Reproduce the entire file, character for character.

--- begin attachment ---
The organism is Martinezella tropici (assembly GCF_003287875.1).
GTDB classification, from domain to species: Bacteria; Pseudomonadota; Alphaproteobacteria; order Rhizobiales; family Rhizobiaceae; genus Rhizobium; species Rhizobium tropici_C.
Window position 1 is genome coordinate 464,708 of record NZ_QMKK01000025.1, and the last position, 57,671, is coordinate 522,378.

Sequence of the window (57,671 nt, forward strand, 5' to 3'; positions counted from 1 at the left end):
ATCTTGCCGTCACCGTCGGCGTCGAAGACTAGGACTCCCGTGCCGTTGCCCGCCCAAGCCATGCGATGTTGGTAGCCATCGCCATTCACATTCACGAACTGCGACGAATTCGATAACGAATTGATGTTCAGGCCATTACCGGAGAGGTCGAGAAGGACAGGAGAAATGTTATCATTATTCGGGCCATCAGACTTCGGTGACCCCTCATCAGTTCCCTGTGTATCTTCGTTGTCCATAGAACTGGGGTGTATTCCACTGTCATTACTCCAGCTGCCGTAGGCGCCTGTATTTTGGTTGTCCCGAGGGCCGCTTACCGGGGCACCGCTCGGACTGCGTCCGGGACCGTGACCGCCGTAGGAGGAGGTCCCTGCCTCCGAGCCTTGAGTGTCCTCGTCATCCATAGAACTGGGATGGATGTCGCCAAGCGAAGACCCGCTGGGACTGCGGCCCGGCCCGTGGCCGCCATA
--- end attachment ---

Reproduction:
The organism is Martinezella tropici (assembly GCF_003287875.1).
GTDB classification, from domain to species: Bacteria; Pseudomonadota; Alphaproteobacteria; order Rhizobiales; family Rhizobiaceae; genus Rhizobium; species Rhizobium tropici_C.
Window position 1 is genome coordinate 464,708 of record NZ_QMKK01000025.1, and the last position, 57,671, is coordinate 522,378.

Sequence of the window (57,671 nt, forward strand, 5' to 3'; positions counted from 1 at the left end):
ATCTTGCCGTCACCGTCGGCGTCGAAGACTAGGACTCCCGTGCCGTTGCCCGCCCAAGCCATGCGATGTTGGTAGCCATCGCCATTCACATTCACGAACTGCGACGAATTCGATAACGAATTGATGTTCAGGCCATTACCGGAGAGGTCGAGAAGGACAGGAGAAATGTTATCATTATTCGGGCCATCAGACTTCGGTGACCCCTCATCAGTTCCCTGTGTATCTTCGTTGTCCATAGAACTGGGGTGTATTCCACTGTCATTACTCCAGCTGCCGTAGGCGCCTGTATTTTGGTTGTCCCGAGGGCCGCTTACCGGGGCACCGCTCGGACTGCGTCCGGGACCGTGACCGCCGTAGGAGGAGGTCCCTGCCTCCGAGCCTTGAGTGTCCTCGTCATCCATAGAACTGGGATGGATGTCGCCAAGCGAAGACCCGCTGGGACTGCGGCCCGGCCCGTGGCCGCCATA